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July 8, 1996

Multiple Myeloma in Patients Younger Than 30 Years: Report of 10 Cases and Review of the Literature

Author Affiliations

From the Division of Hematology and Internal Medicine, Mayo Clinic and Mayo Foundation, Rochester, Minn. Dr Blade was a visiting clinician from the Postgraduate School of Hematology "Farreras-Valentí," Hospital Clinic i Provincial, Barcelona, Spain.

Arch Intern Med. 1996;156(13):1463-1468. doi:10.1001/archinte.1996.00440120125014

Objectives:  To analyze the presenting clinical and laboratory features and the outcome in a series of 10 patients younger than 30 years with multiple myeloma (MM) and to compare the findings with those reported in the literature.

Methods:  The records of all patients younger than 30 years with MM who were seen at the Mayo Clinic, Rochester, Minn, between January 1, 1956, and December 31, 1992, were reviewed.

Results:  The frequency of MM in patients younger than 30 years who were seen at the Mayo Clinic was 0.3%. The clinical and laboratory features were typical of MM in 7 of the 10 patients. Two patients with no increase in bone marrow plasma cells had extensive extramedullary involvement, along with multiple skeletal lesions and the presence of an M protein in the serum and urine samples. One patient had multiple lytic lesions and 10% bone marrow plasma cells with no M component until 6 years after diagnosis, when a sacral plasmacytoma developed and an IgA-κ protein became apparent. Four patients had initial extramedullary involvement, 3 had renal insufficiency, and 2 had hypercalcemia. Osteolytic lesions were initially found in 6 patients. The M protein was light chain only in 5 patients and IgD in 2. Five patients responded to the initial conventional therapy, and 2 patients with primary resistant disease achieved long-lasting responses with high-dose therapy. The median duration of survival of the patients was 87 months. The proportion of patients who were predicted to be alive at 5 and 10 years was 69% and 31%, respectively.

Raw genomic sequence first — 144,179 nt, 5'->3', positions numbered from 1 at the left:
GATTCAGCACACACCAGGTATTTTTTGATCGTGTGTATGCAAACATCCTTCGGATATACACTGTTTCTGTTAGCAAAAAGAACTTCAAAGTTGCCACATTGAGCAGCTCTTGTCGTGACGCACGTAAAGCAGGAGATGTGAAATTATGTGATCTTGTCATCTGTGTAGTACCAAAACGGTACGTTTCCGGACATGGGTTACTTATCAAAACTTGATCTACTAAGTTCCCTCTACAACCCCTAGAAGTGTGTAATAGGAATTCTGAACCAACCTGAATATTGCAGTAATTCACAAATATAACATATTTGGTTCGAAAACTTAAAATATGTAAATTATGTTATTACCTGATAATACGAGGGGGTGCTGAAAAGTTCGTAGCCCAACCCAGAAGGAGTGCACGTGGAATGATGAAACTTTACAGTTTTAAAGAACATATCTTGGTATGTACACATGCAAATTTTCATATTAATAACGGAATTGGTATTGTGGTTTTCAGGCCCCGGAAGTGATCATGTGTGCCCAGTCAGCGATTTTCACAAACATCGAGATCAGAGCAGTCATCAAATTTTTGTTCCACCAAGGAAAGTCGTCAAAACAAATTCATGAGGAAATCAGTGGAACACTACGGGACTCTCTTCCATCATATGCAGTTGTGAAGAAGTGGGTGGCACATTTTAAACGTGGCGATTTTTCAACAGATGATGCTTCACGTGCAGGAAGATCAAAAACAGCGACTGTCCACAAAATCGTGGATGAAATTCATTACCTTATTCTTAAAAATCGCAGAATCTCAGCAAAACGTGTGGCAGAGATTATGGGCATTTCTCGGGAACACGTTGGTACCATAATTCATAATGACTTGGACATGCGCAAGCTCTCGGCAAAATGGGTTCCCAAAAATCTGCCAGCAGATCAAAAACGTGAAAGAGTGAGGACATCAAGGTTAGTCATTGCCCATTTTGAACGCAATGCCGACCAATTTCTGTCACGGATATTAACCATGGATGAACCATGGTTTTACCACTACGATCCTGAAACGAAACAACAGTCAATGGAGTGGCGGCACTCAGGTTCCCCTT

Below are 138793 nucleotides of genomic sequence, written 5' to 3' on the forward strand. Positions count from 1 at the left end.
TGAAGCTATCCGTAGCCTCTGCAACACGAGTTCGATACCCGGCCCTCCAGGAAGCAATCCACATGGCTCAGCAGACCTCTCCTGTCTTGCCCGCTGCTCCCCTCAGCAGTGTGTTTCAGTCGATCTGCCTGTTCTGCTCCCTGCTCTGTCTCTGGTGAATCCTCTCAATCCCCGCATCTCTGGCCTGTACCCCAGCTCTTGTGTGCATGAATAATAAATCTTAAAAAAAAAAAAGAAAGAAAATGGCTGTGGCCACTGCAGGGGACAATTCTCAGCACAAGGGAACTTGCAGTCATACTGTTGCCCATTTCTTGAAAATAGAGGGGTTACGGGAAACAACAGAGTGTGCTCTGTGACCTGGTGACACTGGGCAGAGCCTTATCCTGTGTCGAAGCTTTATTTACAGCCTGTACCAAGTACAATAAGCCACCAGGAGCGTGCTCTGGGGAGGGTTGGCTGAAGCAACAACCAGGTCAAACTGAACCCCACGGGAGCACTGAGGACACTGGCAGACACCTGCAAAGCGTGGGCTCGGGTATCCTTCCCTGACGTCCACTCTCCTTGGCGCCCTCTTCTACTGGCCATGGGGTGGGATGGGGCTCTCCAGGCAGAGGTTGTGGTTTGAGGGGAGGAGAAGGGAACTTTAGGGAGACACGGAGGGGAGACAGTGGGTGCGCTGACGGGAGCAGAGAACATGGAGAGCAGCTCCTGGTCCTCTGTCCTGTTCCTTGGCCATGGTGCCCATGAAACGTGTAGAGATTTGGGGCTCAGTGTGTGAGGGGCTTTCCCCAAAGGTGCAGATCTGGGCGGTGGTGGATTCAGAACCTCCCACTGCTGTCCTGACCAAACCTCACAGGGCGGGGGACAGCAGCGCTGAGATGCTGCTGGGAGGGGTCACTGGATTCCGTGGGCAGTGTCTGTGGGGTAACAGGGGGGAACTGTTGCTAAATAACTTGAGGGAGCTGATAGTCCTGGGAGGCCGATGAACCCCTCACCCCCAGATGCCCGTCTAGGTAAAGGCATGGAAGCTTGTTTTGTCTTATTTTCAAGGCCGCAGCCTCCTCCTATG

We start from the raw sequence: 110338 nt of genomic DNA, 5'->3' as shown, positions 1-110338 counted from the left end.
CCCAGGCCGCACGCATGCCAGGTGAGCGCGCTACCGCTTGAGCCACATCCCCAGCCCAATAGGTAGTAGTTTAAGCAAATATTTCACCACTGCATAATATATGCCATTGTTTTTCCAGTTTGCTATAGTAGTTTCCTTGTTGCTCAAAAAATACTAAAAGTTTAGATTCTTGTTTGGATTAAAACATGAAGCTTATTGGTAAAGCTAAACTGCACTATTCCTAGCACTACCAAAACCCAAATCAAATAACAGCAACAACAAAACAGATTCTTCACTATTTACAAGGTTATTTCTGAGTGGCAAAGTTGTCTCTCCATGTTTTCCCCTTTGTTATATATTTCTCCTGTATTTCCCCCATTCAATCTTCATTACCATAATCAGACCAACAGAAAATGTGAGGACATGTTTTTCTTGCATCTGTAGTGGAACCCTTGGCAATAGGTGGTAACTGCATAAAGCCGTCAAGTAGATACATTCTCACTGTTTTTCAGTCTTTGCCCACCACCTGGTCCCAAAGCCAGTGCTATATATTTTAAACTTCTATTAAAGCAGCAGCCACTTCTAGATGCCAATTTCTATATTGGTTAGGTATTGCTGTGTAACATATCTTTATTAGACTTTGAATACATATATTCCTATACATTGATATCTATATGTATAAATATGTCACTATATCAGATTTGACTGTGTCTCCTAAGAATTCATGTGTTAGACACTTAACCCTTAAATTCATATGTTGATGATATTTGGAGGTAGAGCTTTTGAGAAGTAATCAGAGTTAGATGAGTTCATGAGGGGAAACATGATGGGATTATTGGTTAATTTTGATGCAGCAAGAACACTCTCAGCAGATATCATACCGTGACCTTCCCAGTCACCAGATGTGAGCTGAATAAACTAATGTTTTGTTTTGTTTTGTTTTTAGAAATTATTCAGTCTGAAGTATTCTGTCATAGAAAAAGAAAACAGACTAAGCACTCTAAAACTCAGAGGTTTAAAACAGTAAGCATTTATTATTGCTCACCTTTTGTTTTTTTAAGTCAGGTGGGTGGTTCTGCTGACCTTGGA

Conclusions:  In very young patients with MM, the presenting findings and the response to conventional therapy are similar to those in patients of all ages who have MM. However, a high proportion of patients had light-chain and IgD myeloma, and 2 patients with primary resistant disease achieved long-lasting responses with high-dose therapy. The survival of our patients was considerably longer than that of patients of all ages with MM.Arch Intern Med. 1996;156:1463-1468

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